Libra, 2006. A beleaguered woman's plea for a two week adjustment elicits both poignancy and unexpected humor in Carlota Coronado's articulate slice-of-life portrait, Libra. As the woman provides an array of reasons from work-related commitments, to personal sacrifices that have already put a strain on her relationships with family and friends, to conflicting schedules with final examinations that, if missed, would not prevent her from graduating as planned, but also create a financial drain on her already limited resources that would likely cause her to abandon her studies altogether, the film's title serves as a wry, double entendre for the heroine's own quest to find balance in her life.
The Happy Man, 2007. The sound of a 24 hour news station broadcast reporting its usual program of international crises and economic downturns provides an insightful foil to Lucina Gil's The Happy Man, a tongue in cheek biography on a self-described "happy man" whose credentials are put to a test by a team of skeptical international researchers. As in Libra, the slice-of-life approach suits the film's structure well, reflecting the film's ideals of enduring love and uncomplicated living.
Avant pétalos grillados, 2007. Idiosyncratically primitive in its surrealism and impenetrable in its fragmented logic, Velasco Broca's equally humorous and baffling Avant pétalos grillados invariably suffers from its decontextualization from its source, a trilogy entitled Echos der Buchrucken. Visually, the film loosely resembles a parodic, rough hewn, desexualized version of Frans Zwartjes's Pentimento in its clinical images of everyday life at a sanatorium (albeit this time, the clinic apparently doubles as a laundry service) crossed with the metamorphic insect people of Tsitsi Dangrembga's Mother's Day.
Said's Journey, 2007. Coke Riobóo cleverly incorporates the lyrical structure and vibrant palette of traditional animation to create a sobering and incisive gothic fairytale in Said's Journey. Chronicling a young Moroccan boy, Said's unexpected adventure across the Strait of Gibraltar to a Spanish fairground, where Said is soon confronted by the reality of his marginalized status as an immigrant and racial minority, Riobóo tersely, but lucidly exposes the myth of assimilation and cultural integration.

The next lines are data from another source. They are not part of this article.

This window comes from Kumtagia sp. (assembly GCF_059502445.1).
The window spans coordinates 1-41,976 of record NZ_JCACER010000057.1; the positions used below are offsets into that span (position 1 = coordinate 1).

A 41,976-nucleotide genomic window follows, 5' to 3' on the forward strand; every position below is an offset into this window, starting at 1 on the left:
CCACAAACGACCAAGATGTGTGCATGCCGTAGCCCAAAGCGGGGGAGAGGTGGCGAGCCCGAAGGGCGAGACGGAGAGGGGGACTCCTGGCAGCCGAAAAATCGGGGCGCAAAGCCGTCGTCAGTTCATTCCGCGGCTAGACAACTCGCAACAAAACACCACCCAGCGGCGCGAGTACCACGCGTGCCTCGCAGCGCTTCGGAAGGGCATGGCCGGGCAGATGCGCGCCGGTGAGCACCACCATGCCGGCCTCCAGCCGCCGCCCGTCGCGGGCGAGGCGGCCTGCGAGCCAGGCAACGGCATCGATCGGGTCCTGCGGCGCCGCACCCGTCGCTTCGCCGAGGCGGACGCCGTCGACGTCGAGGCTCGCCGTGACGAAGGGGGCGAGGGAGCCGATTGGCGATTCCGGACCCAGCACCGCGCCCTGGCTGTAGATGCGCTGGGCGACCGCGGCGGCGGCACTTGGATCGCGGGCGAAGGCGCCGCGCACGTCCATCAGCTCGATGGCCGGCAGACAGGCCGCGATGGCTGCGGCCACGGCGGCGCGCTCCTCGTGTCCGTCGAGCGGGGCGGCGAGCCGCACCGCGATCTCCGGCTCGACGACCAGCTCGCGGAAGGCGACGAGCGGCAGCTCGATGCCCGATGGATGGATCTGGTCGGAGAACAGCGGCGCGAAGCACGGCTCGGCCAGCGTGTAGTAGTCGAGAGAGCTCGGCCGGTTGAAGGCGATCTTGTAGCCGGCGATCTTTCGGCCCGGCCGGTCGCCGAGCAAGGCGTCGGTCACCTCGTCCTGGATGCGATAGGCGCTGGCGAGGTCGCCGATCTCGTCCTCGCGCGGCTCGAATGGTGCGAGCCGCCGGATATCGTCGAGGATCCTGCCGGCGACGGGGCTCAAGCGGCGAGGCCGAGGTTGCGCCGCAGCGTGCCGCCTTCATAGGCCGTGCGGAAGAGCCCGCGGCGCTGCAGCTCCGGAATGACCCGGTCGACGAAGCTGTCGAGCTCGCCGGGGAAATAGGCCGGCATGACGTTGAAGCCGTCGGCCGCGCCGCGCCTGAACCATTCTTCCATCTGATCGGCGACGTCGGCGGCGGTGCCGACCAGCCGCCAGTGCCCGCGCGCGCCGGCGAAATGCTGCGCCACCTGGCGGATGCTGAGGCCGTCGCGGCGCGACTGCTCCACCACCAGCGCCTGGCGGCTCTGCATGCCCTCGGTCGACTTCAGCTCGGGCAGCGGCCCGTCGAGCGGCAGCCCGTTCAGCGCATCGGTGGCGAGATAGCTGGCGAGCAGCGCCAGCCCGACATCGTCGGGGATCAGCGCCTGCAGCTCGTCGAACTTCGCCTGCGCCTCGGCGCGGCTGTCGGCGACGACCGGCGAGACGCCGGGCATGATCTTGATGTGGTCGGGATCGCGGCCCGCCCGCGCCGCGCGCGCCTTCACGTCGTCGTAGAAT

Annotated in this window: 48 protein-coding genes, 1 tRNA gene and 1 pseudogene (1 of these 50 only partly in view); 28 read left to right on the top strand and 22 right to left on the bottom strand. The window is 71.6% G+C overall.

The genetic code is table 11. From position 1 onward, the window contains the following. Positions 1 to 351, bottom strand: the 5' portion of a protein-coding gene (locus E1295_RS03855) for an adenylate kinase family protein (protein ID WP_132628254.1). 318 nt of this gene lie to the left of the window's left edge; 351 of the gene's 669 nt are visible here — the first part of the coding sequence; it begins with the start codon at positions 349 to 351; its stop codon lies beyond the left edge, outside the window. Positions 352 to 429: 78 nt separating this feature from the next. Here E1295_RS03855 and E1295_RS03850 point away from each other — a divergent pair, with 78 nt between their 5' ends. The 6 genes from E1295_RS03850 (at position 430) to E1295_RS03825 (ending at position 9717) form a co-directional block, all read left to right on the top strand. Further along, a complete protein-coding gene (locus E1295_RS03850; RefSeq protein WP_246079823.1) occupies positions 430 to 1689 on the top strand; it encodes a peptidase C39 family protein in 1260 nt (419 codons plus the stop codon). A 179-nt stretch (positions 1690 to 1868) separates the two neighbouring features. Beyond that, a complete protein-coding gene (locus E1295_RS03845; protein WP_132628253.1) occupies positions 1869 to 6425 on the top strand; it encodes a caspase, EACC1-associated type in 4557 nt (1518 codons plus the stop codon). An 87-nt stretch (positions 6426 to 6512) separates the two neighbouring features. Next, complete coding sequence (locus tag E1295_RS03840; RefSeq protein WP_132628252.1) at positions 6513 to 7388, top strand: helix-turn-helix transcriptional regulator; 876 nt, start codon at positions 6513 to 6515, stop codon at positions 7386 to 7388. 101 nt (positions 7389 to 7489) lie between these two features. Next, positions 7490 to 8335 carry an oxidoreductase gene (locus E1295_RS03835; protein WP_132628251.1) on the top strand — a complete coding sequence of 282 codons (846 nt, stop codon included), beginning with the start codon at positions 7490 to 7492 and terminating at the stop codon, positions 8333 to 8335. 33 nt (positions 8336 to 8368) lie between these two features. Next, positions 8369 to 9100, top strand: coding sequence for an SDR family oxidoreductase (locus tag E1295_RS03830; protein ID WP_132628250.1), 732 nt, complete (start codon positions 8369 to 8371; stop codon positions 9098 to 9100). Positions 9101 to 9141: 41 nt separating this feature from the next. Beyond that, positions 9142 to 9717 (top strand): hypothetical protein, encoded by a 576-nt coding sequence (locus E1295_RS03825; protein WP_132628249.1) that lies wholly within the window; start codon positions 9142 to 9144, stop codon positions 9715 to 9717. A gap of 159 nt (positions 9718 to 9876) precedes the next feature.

Traumatology, 2007. When the family patriarch suffers a heart attack in the midst of his eldest son's wedding, the entire wedding party invariably follows him to the hospital, where the bride and groom soon express their second thoughts over their impending marriage, two brothers alternately vie for the affections of the maid of honor, and two younger brothers, lamenting their inability to find girlfriends, begin to question their sexuality. Daniel Sánchez Arevalo's Traumatology is a well rendered, character ensemble film that, despite its relatively short duration (22 minutes), manages to capture the complex texture, intimacy, and irrationality of human relationships.
You Can Walk Too. A writer's disposable comment that a worthwhile female composer is about as common as a dog walking on its hind legs serves as a rallying cry for Cristina Lucas's, You Can Walk Too. Assembling shots of hind leg-walking dogs as they make their way through town before proud owners and bemused onlookers, the film is idiosyncratic and pointedly humorous, but at ten minutes, seems belabored and overextended as a droll, protest piece.
Angel's Fire. A worthy companion piece to the first chapter of Javier Corcuera's The Back of the World on a young boy who makes a living by breaking rocks at a quarry in Peru, Marcelo Bukin's Angel's Fire chronicles a day in the life of eight year old Angel who works at a brick factory in Titicaca, Peru to help support his family. Broaching such fundamental human rights issues as child labor, abuse, and exploitation, the film is an articulate and impassioned portrait on the corrosive effects of poverty and marginalization.
Posted by acquarello on Dec 18, 2007 | Permalink
| Filed under 2007, Spanish Cinema Now